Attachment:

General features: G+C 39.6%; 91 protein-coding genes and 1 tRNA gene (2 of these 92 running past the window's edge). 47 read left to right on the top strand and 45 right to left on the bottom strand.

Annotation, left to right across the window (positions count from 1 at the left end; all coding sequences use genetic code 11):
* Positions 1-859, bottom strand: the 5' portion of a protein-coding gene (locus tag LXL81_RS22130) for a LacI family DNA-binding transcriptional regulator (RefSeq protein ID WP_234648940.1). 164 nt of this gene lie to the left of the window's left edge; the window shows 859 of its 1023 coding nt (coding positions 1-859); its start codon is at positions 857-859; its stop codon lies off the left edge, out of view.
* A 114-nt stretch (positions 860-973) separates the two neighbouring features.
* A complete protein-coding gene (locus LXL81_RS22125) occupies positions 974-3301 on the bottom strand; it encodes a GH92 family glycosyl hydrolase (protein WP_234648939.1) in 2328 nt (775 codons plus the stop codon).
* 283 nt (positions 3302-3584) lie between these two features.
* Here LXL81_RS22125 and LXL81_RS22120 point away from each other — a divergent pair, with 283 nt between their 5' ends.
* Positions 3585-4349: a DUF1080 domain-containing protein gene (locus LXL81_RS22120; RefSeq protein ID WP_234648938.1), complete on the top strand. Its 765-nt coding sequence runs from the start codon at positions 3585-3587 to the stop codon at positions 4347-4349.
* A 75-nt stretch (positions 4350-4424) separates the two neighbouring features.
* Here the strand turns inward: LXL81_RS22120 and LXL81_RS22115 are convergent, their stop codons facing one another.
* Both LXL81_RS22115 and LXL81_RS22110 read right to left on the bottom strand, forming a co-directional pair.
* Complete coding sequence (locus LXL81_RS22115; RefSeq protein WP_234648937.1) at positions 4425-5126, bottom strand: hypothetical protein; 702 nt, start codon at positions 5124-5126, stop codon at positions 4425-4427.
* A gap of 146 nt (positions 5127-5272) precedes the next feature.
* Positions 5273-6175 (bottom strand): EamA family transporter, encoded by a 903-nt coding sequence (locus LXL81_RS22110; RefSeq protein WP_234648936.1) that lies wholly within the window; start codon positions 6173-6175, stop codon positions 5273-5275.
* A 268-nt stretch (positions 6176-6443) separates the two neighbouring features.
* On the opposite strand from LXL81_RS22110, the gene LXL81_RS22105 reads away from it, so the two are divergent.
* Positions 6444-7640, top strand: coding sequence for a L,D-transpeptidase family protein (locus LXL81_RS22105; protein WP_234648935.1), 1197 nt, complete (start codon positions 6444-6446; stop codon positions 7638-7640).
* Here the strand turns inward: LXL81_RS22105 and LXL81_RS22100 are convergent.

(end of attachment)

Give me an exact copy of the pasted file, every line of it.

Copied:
General features: G+C 39.6%; 91 protein-coding genes and 1 tRNA gene (2 of these 92 running past the window's edge). 47 read left to right on the top strand and 45 right to left on the bottom strand.

Annotation, left to right across the window (positions count from 1 at the left end; all coding sequences use genetic code 11):
* Positions 1-859, bottom strand: the 5' portion of a protein-coding gene (locus tag LXL81_RS22130) for a LacI family DNA-binding transcriptional regulator (RefSeq protein ID WP_234648940.1). 164 nt of this gene lie to the left of the window's left edge; the window shows 859 of its 1023 coding nt (coding positions 1-859); its start codon is at positions 857-859; its stop codon lies off the left edge, out of view.
* A 114-nt stretch (positions 860-973) separates the two neighbouring features.
* A complete protein-coding gene (locus LXL81_RS22125) occupies positions 974-3301 on the bottom strand; it encodes a GH92 family glycosyl hydrolase (protein WP_234648939.1) in 2328 nt (775 codons plus the stop codon).
* 283 nt (positions 3302-3584) lie between these two features.
* Here LXL81_RS22125 and LXL81_RS22120 point away from each other — a divergent pair, with 283 nt between their 5' ends.
* Positions 3585-4349: a DUF1080 domain-containing protein gene (locus LXL81_RS22120; RefSeq protein ID WP_234648938.1), complete on the top strand. Its 765-nt coding sequence runs from the start codon at positions 3585-3587 to the stop codon at positions 4347-4349.
* A 75-nt stretch (positions 4350-4424) separates the two neighbouring features.
* Here the strand turns inward: LXL81_RS22120 and LXL81_RS22115 are convergent, their stop codons facing one another.
* Both LXL81_RS22115 and LXL81_RS22110 read right to left on the bottom strand, forming a co-directional pair.
* Complete coding sequence (locus LXL81_RS22115; RefSeq protein WP_234648937.1) at positions 4425-5126, bottom strand: hypothetical protein; 702 nt, start codon at positions 5124-5126, stop codon at positions 4425-4427.
* A gap of 146 nt (positions 5127-5272) precedes the next feature.
* Positions 5273-6175 (bottom strand): EamA family transporter, encoded by a 903-nt coding sequence (locus LXL81_RS22110; RefSeq protein WP_234648936.1) that lies wholly within the window; start codon positions 6173-6175, stop codon positions 5273-5275.
* A 268-nt stretch (positions 6176-6443) separates the two neighbouring features.
* On the opposite strand from LXL81_RS22110, the gene LXL81_RS22105 reads away from it, so the two are divergent.
* Positions 6444-7640, top strand: coding sequence for a L,D-transpeptidase family protein (locus LXL81_RS22105; protein WP_234648935.1), 1197 nt, complete (start codon positions 6444-6446; stop codon positions 7638-7640).
* Here the strand turns inward: LXL81_RS22105 and LXL81_RS22100 are convergent.